In this work, I leave myself at the door, I am there to offer help. Animals can open people up, relax them, re-connect them to a sometimes alienated and suspicious world. I think the vets returning from Iraq and Afghanistan often have a brutal time, I hear this again and again from them and their parents. The war itself was vicious and murky, it was never clear who the enemy was, there is no common ground on what victory is, let alone whether it could be achieved, there were no safe bases, no safe places.

What can somebody like me offer someone who has been through that? Not much. But I can connect them to Red, he is a spirit dog, a guide. I hope he can help. Tomorrow, my first briefing, a visit to a veteran's hospital, a meeting with some young and injured vets. I'll report back. Red is, I believe, ready. We visited an Afghanistan vet over the weekend, just came into the house where he was living. He shook my hand, asked me some questions, ended up on the floor with Red. I could see the healing, it was physical in a way. Time to learn and listen.

Posted in General, Live Your Life
17 May 2013

Soul Of A Town: What Buying Local Really Means

Nicole and Alliyah

Nicole and Alliyah

My blog has readers in every state and a number of countries overseas, it is not a local blog and I only occasionally write about local things, but some of them are important and revealing, they speak to broader things. Our small town has a magical new cafe, a friendly place with wonderful food – fresh, healthy, great tasting stuff, and it has quickly become the heartbeat, perhaps even the soul of this town.

I like writing about some local things – Momma's restaurant, Battenkill Books and now, the Round House Cafe – because they have driven home for me the importance and power of buying local, of permitting the growth of small businesses with values, the antithesis of most modern corporations – just follow the awful news from Bangladesh. I am not political, I found the labels of the "left" and "right" narrowing and distasteful, but I guess I do feel strongly about places like the Round House Cafe, where Nicole and Alliyah seem happy to see everyone and are cheerful and helpful. I had lunch there today with an old friend, and another old friend from my former life wandered in who I have not seen in years wandered in and we had a joyous reunion – I will go and see her tomorrow so she can meet Maria.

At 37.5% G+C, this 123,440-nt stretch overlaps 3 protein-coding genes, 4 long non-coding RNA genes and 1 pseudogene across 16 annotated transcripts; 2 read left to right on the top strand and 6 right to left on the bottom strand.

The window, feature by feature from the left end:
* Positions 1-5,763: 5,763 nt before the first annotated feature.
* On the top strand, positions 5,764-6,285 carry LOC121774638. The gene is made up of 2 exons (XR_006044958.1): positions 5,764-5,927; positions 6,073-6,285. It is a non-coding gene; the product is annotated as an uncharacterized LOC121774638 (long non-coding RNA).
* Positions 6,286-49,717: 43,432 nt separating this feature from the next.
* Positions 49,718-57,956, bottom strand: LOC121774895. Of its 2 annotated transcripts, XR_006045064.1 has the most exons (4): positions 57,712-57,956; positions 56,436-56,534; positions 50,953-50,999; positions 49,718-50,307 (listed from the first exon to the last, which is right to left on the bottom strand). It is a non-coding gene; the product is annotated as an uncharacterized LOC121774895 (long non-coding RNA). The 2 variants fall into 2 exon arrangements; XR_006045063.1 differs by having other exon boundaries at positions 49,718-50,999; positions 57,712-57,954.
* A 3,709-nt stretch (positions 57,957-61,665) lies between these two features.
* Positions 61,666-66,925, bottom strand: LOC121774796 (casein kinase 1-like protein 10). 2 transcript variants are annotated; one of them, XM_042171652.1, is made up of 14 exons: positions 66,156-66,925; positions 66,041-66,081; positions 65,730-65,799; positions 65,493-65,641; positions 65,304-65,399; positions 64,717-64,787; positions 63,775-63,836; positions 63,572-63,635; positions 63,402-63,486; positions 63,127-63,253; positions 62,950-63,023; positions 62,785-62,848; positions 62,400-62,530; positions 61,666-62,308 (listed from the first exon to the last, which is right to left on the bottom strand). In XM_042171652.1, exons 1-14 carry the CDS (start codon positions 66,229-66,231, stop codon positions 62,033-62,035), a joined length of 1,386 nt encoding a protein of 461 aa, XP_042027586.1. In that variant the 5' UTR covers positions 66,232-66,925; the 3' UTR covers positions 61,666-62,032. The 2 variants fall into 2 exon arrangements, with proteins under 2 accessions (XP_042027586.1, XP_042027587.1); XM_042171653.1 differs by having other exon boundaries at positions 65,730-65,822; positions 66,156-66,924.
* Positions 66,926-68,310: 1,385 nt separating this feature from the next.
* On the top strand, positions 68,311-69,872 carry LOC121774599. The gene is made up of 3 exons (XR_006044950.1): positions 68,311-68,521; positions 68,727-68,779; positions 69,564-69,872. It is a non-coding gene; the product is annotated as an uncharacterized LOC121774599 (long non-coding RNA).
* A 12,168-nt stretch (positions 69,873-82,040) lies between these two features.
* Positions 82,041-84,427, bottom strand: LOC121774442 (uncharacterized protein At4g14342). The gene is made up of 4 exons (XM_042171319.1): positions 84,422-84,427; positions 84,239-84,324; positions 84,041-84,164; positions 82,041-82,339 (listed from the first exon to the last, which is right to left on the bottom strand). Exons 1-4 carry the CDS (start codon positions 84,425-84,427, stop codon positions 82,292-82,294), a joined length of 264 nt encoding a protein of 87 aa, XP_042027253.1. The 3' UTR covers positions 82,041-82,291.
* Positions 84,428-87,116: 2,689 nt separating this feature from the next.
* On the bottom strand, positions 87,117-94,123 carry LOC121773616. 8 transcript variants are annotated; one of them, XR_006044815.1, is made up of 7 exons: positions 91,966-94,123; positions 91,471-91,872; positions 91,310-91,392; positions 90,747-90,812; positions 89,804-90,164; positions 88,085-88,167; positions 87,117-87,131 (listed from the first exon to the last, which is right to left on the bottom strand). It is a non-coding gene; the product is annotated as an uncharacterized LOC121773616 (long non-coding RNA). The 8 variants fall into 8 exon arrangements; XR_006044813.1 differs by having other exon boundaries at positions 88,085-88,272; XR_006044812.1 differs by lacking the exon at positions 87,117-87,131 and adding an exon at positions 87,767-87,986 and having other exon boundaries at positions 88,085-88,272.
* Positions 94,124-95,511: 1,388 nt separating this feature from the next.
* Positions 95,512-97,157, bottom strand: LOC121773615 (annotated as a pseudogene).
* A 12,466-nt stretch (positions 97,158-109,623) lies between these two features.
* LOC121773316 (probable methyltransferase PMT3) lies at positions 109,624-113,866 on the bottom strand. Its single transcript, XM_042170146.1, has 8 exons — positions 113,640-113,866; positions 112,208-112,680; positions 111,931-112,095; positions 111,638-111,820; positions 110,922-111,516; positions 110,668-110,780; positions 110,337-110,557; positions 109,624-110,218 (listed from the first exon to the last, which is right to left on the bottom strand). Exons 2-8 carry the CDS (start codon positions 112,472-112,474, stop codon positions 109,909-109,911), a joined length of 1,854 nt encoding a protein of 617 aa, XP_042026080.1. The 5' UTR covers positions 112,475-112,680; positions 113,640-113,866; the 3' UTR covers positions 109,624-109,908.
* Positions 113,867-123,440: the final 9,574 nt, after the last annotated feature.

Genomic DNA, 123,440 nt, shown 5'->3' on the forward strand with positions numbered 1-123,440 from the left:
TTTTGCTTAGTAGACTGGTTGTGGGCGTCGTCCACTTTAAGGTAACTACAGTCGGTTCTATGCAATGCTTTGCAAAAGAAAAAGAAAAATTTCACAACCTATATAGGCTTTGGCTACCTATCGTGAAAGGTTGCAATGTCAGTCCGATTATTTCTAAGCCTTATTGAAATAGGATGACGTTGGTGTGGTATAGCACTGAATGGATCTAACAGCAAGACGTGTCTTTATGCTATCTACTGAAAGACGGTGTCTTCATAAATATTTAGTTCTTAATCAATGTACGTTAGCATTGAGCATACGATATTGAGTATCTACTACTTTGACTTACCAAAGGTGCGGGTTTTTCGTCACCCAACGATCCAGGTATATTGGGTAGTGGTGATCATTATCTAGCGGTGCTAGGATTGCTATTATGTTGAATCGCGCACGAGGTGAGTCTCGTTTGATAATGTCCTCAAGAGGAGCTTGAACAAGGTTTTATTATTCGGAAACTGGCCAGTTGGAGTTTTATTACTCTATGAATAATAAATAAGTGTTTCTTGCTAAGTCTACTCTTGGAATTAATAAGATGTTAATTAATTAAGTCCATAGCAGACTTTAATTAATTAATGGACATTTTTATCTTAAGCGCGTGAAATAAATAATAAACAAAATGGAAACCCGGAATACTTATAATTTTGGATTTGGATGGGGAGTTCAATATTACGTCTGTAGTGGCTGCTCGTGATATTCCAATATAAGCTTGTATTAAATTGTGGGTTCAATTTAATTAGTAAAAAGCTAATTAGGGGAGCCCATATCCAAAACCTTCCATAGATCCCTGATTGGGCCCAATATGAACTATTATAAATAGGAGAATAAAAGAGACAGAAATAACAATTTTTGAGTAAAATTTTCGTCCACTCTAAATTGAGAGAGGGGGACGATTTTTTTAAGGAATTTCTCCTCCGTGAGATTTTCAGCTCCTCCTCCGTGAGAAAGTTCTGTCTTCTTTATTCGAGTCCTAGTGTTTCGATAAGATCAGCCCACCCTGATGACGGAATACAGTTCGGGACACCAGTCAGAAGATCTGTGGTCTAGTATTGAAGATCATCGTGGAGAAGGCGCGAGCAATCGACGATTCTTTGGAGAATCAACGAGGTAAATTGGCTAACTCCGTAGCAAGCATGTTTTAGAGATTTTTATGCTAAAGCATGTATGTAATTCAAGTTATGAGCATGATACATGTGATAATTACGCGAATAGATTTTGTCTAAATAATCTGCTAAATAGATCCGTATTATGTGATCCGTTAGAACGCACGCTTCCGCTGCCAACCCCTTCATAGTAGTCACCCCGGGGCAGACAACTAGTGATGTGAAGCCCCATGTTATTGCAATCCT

Yet another friend who is sweating out a mortgage application came in and half the cafe comforted her and told her it would work out. It did, she got the mortgage. In between, Connie from Battenkill came in for her sandwich, but Scott Carrino, the chef and co-owner had slipped out the back door and delivered it to the bookstore for her. She was shocked and delighted. I call the cafe in the morning, and Alliyah takes my order, knows which dressing I like. I thought I forgot my money one day and they told me not to sweat it, I could bring it in any time. It seems that the veins of the community just flow through there – from noon to 2 p.m. it is intense.

Buying local means jobs for people like Nicole and Alliyah and the other people hired by the cafe, and it strengthens and deepens a sense of community and connection. People from other towns are finding the Round House.  I had lunch last week with an artist using new technology to market her work, just as I am and we traded good ideas. There are not many businesses large or small that are run as well as this one, or that exude such a sense of good will. Usually I bring Maria one of their very fresh salads, and I have been getting her these awesome blueberry scones. I don't eat there every day but I wish I could. I don't want to see everyone I know every day either, it is a small town. But I think the Round House is worth writing about because it has become the soul of my town, a beacon of light, an affirmation of what hard work, community, and creativity can do when they are mixed together and served on their own menu. Alliyah feels like family, she knows my voice and reminds me when I forget something I usually get.

Buying local has become a seminal political idea for me, in a period when I literally cannot abide politics and the anger and stridence it breeds. So I'll take some photos of the Round House from time to time, and write about. No corporate food chain is anything like this. Corporations are devouring individuality and community and are wreaking havoc on small business. We are so lucky we aren't a big enough town to draw them in. But this town has also struggled to keep it's Main Street hopping. I think it's winning that battle.

I don't know if there is a Round House or Battenkill Bookstore in your community, but if there is, I  hope you will vote for it buy doing your business there. Lots of towns have lost their heartbeats, I am so happy mine has found some again.

This is something to vote for, just like my bookstore, where I will be from 11 a.m. to 2:30 recommending books to anyone who wants to buy them from Battenkill. 518 677-2515. You may not be able to get a sandwich from the Round House, but you can vote for Battenkill and strike one blow for freedom and community.

Posted in General, Live Your Life
11 March 2013

Sly Dog

The Sly Dog

The Sly Dog

Some of you have noticed that Red's color has changed. In the summer, on the sunlight, it is Red. In the winter it turns darker. Red's coat has also changed since he started eating Fromm Food. Shiny, very healthy. He looks like a sly dog to me.

Posted in General, Live Your Life

Monday Morning: Flo And Maria

Flo And Maria

Flo And Maria

In some ways, a farm is series of relationships. They are always evolving. Animals come, go, live, die, get sick, get well. Flo was hiding under our porch a few weeks ago, we don't really know for how long. This morning she was sitting in Maria's lap on the porch, perhaps the best place in the world for a cat to be. This cat has figured it out.

Posted in General, Live Your Life